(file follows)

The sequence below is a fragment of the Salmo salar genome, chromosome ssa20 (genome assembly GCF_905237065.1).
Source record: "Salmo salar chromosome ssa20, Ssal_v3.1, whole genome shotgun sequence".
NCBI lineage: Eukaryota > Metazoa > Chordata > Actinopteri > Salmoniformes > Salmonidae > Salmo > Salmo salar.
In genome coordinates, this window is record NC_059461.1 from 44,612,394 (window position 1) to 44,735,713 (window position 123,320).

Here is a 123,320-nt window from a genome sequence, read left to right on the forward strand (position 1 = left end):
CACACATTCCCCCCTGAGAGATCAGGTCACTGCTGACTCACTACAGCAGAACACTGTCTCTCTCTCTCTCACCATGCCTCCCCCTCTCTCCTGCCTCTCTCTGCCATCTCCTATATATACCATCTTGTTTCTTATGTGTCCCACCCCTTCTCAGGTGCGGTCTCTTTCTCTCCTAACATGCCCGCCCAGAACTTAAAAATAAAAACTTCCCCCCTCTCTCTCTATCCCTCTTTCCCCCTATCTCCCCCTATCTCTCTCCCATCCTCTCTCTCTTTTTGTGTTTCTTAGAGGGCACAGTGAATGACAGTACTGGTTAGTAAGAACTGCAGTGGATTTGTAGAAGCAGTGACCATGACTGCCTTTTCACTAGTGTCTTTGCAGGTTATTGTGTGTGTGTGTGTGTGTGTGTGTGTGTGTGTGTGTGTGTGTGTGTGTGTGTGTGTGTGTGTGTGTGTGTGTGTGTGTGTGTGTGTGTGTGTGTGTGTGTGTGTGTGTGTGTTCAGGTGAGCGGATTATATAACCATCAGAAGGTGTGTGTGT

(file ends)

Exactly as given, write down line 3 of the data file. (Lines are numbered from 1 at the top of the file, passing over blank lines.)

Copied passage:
NCBI lineage: Eukaryota > Metazoa > Chordata > Actinopteri > Salmoniformes > Salmonidae > Salmo > Salmo salar.